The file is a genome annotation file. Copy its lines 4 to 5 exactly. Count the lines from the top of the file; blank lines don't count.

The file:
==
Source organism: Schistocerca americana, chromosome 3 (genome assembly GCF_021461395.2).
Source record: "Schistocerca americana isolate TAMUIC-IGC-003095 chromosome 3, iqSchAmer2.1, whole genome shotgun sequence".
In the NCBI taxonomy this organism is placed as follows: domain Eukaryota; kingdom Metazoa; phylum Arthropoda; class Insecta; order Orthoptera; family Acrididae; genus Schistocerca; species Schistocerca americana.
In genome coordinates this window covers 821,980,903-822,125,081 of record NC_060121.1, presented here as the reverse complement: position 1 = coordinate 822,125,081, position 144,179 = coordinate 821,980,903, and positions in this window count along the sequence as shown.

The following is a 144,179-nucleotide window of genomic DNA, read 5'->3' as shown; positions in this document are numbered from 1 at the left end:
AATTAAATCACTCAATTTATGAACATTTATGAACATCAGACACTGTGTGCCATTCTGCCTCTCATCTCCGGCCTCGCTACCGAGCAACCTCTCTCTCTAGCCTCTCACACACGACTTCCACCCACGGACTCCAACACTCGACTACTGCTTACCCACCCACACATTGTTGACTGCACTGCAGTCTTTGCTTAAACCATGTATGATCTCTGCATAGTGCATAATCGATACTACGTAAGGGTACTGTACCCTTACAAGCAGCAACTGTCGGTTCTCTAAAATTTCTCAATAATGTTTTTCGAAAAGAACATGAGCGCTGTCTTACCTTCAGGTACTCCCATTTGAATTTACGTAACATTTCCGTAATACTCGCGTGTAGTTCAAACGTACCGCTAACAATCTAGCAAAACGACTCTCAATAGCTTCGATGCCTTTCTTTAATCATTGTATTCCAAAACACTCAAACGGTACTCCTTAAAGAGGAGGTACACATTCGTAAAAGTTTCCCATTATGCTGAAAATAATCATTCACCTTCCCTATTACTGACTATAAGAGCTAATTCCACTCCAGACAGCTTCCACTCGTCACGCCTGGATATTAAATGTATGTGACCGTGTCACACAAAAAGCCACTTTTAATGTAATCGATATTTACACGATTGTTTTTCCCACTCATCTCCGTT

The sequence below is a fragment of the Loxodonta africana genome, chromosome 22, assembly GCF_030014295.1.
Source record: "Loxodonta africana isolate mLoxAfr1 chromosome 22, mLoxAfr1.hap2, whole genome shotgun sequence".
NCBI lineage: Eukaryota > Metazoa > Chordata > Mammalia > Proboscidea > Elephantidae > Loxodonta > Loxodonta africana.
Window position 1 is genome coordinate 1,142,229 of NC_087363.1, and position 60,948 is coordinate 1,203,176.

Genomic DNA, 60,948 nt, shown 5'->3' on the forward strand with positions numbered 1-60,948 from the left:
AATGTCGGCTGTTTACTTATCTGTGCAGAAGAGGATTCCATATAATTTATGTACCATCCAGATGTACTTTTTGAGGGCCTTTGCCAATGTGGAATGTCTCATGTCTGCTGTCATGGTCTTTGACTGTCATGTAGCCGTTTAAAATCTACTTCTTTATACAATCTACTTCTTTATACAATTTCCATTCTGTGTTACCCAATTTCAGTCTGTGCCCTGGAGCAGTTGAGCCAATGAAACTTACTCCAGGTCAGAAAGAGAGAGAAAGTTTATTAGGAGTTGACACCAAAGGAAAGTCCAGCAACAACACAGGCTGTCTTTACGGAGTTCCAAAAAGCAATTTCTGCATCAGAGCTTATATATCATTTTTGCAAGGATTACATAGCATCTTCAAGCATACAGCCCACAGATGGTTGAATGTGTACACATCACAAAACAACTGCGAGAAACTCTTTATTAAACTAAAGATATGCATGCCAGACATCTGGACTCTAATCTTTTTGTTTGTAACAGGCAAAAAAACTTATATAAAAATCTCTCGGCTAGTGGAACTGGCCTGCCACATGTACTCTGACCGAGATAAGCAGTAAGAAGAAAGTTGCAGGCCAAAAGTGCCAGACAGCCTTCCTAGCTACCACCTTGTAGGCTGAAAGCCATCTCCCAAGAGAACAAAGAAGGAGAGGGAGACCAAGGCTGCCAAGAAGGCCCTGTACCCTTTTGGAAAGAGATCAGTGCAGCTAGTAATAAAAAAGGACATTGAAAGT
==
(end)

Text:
In genome coordinates this window covers 821,980,903-822,125,081 of record NC_060121.1, presented here as the reverse complement: position 1 = coordinate 822,125,081, position 144,179 = coordinate 821,980,903, and positions in this window count along the sequence as shown.

The following is a 144,179-nucleotide window of genomic DNA, read 5'->3' as shown; positions in this document are numbered from 1 at the left end: